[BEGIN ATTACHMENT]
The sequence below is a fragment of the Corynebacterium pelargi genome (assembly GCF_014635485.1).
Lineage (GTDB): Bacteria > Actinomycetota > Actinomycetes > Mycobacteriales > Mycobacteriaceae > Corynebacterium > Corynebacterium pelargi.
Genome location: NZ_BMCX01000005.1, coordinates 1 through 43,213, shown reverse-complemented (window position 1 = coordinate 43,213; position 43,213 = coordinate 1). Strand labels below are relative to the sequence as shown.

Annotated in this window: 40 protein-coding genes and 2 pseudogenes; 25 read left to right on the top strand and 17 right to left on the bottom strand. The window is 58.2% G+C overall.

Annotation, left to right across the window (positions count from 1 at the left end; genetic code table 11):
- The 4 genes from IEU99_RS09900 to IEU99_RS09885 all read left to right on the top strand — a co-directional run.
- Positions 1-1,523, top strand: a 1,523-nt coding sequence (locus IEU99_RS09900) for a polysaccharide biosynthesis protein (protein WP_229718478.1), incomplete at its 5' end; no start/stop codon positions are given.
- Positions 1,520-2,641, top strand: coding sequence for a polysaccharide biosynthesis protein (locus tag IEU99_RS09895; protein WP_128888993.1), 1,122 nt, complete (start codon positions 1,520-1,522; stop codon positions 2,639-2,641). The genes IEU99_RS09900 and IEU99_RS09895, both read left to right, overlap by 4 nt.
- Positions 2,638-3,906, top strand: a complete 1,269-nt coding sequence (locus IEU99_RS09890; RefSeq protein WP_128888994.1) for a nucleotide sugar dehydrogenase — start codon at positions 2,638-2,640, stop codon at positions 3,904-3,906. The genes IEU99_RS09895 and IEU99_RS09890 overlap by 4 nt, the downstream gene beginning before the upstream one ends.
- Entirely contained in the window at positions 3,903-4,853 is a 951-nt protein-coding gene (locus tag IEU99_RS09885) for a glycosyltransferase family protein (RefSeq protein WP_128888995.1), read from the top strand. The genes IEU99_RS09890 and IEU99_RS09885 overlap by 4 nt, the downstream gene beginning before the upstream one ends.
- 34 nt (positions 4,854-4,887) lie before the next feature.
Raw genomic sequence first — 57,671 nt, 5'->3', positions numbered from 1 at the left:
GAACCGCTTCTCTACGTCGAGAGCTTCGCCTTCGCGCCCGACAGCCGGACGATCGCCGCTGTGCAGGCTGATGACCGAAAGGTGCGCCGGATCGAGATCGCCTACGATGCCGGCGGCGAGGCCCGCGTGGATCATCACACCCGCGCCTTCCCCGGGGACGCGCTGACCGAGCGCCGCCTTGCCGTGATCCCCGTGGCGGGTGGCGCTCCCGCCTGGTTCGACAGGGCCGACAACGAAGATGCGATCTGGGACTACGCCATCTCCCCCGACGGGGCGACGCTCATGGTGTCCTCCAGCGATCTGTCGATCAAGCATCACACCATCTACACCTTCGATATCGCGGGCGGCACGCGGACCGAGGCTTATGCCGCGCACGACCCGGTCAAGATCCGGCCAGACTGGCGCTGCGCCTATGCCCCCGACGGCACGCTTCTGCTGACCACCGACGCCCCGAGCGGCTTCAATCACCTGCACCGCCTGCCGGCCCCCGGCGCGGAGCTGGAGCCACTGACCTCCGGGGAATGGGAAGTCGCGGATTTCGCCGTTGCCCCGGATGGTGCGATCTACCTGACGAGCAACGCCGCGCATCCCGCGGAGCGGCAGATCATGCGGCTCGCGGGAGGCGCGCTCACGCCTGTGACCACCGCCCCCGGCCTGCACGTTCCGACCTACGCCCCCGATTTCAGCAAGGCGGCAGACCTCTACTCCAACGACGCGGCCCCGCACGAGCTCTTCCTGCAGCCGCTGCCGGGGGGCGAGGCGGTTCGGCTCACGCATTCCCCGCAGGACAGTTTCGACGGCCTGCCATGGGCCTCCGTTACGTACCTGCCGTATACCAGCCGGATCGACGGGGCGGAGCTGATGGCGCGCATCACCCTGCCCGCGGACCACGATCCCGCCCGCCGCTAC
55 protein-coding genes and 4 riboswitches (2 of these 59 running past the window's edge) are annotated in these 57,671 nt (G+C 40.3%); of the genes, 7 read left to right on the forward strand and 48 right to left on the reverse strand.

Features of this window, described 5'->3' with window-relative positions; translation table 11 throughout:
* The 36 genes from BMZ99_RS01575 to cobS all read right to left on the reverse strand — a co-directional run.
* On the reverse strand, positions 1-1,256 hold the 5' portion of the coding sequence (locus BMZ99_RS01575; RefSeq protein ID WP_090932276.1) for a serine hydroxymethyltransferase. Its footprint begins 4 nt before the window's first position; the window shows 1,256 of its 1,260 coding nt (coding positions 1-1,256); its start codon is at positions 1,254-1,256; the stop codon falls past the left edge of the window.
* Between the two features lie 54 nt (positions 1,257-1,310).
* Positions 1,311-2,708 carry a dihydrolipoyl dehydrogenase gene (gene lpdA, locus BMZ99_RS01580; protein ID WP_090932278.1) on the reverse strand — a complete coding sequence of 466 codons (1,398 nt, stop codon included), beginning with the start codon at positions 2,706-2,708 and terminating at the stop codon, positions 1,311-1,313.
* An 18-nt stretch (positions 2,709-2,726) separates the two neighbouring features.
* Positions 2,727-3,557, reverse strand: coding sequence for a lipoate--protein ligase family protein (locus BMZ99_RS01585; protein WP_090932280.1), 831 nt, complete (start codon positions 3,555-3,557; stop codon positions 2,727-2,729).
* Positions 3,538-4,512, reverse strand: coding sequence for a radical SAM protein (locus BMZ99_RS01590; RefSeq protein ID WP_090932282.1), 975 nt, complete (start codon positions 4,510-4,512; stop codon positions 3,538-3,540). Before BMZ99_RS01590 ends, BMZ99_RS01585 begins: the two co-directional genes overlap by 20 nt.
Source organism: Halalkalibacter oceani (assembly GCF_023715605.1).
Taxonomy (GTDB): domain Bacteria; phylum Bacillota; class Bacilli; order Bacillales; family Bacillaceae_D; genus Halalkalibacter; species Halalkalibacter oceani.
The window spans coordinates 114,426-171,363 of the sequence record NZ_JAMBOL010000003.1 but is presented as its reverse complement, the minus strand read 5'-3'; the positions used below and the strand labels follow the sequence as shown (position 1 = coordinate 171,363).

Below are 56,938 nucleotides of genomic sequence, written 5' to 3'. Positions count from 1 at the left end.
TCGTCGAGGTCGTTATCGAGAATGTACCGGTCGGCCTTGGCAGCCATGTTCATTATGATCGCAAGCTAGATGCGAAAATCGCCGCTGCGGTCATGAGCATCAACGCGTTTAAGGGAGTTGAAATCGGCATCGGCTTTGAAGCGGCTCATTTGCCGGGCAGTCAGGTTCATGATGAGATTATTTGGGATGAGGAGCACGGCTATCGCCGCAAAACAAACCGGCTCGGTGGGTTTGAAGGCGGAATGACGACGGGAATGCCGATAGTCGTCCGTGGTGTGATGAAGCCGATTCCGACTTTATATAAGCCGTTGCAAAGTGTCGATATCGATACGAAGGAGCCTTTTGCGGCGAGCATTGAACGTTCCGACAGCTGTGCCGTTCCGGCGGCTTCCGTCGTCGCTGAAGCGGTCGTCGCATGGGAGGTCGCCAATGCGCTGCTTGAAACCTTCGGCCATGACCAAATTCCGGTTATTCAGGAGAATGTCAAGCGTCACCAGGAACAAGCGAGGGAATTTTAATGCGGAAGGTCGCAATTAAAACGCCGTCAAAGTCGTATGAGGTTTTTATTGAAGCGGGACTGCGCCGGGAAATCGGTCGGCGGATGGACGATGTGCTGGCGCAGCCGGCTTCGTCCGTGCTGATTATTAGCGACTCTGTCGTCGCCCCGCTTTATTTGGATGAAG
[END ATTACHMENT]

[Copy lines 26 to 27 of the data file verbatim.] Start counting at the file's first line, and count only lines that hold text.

Below are 56,938 nucleotides of genomic sequence, written 5' to 3'. Positions count from 1 at the left end.
TCGTCGAGGTCGTTATCGAGAATGTACCGGTCGGCCTTGGCAGCCATGTTCATTATGATCGCAAGCTAGATGCGAAAATCGCCGCTGCGGTCATGAGCATCAACGCGTTTAAGGGAGTTGAAATCGGCATCGGCTTTGAAGCGGCTCATTTGCCGGGCAGTCAGGTTCATGATGAGATTATTTGGGATGAGGAGCACGGCTATCGCCGCAAAACAAACCGGCTCGGTGGGTTTGAAGGCGGAATGACGACGGGAATGCCGATAGTCGTCCGTGGTGTGATGAAGCCGATTCCGACTTTATATAAGCCGTTGCAAAGTGTCGATATCGATACGAAGGAGCCTTTTGCGGCGAGCATTGAACGTTCCGACAGCTGTGCCGTTCCGGCGGCTTCCGTCGTCGCTGAAGCGGTCGTCGCATGGGAGGTCGCCAATGCGCTGCTTGAAACCTTCGGCCATGACCAAATTCCGGTTATTCAGGAGAATGTCAAGCGTCACCAGGAACAAGCGAGGGAATTTTAATGCGGAAGGTCGCAATTAAAACGCCGTCAAAGTCGTATGAGGTTTTTATTGAAGCGGGACTGCGCCGGGAAATCGGTCGGCGGATGGACGATGTGCTGGCGCAGCCGGCTTCGTCCGTGCTGATTATTAGCGACTCTGTCGTCGCCCCGCTTTATTTGGATGAAG